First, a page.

This fascinating exhibition provides an opportunity to explore the work of Picasso from just one year, 1932. This was not just an ordinary year for the artist, in many ways it can be seen as a mid-life crisis in both his artistic and personal life. Picasso’s response was to throw himself into his work and he produced a remarkable range of work that is often considered some of his best. In many ways it was a year in which he developed a style that defined his work for many years afterwards.  

Video Review available here 

Visiting London Guide Rating – Highly Recommended

For more information or book tickets , visit the Tate Modern website here

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Picasso 1932 – Love, Fame, Tragedy at the Tate Modern from 8th March to 9th September 2018

Visitors to Tate Modern from  March 2018 will be offered a unique opportunity to view some of the most important paintings Picasso ever made. It includes three works featuring the artist’s lover Marie-Thérèse Walter which have not been shown together since 1932, the year they were created. Made over the course of only five days Nude, Green Leaves and Bust, Nude in a Black Armchair and The Mirror will be reunited as a highlight of The EY Exhibition: Picasso 1932 – Love, Fame, Tragedy. Each painting is an exceptional loan to Tate Modern, originating from private collections across the globe, offering a once-in-a-lifetime chance to experience these outstanding works together.

These three paintings will be reunited for the first time since Picasso’s first full-scale retrospective held at the Galeries Georges Petit in Paris and the Kunsthaus in Zurich 85 years ago. They are celebrated for their role in reaffirming Picasso’s place at the centre of the art world in the early 20th century. Their bold colours and decisive lines describe a sleeping young woman, now instantly recognisable as the artist’s lover Marie-Thérèse Walter with whom he had begun an affair five years earlier, but unknown to viewers at the time. Walter’s horizontal form dominates the lower half of each composition, her head tipped back and the fluid lines of her profile reflecting the gently curving leaves of the philodendron plant in the background.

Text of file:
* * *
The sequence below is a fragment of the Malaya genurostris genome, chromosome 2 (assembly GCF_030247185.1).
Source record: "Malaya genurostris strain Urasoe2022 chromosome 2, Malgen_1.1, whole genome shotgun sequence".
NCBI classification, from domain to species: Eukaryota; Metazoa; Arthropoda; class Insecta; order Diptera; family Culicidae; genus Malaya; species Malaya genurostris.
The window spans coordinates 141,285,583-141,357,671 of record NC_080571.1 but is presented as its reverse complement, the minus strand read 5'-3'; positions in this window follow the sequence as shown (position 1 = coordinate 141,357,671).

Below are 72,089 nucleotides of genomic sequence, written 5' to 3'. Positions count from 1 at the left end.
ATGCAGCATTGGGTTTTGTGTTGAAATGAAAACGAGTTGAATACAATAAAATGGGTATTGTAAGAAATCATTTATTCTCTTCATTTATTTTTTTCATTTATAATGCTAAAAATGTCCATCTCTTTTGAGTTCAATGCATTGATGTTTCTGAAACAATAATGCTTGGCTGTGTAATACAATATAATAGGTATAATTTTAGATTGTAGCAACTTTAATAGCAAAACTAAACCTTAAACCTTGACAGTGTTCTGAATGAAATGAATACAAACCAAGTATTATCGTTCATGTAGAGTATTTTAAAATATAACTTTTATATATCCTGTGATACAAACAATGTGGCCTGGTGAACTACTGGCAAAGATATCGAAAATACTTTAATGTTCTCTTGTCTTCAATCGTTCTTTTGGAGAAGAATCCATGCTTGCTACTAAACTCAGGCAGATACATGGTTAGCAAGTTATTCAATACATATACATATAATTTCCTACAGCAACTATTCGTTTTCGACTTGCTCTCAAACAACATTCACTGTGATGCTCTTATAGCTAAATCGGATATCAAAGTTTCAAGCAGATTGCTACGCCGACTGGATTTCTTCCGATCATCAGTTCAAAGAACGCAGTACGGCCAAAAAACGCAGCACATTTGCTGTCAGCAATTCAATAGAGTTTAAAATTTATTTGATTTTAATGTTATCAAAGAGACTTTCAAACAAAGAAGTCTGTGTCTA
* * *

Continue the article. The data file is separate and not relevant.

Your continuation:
Picasso embarked on these paintings after an extraordinarily productive start to the year during which he painted such breath-taking works as Rest, Sleep and The Dream. Having recently turned 50 with his first retrospective looming, Picasso was determined to prove his creativity and assert his standing in the contemporary art world against rivals including Matisse. In only five days from Tuesday 8 until Saturday 12 March 1932 he produced these three extraordinary paintings, followed two days later by the iconic Girl Before a Mirror, which will also be on loan to Tate Modern from the Museum of Modern Art in New York. For the first time in 85 years all of these works and more will be shown together, allowing visitors to chart the boundless creativity of this remarkable year in Picasso’s career.

The EY Exhibition: Picasso 1932 – Love, Fame, Tragedy will open from 8 March to 9 September 2018 at Tate Modern.

For more information or book tickets , visit the Tate Modern website here

London Visitors is the official blog for the Visiting London Guide .com website. The website was developed to bring practical advice and latest up to date news and reviews of events in London.
Since our launch in January 2014, we have attracted thousands of readers each month, the site is constantly updated.
We have sections on Museums and Art Galleries, Transport, Food and Drink, Places to Stay, Security, Music, Sport, Books and many more.
There are also hundreds of links to interesting articles on our blog.
To find out more visit the website here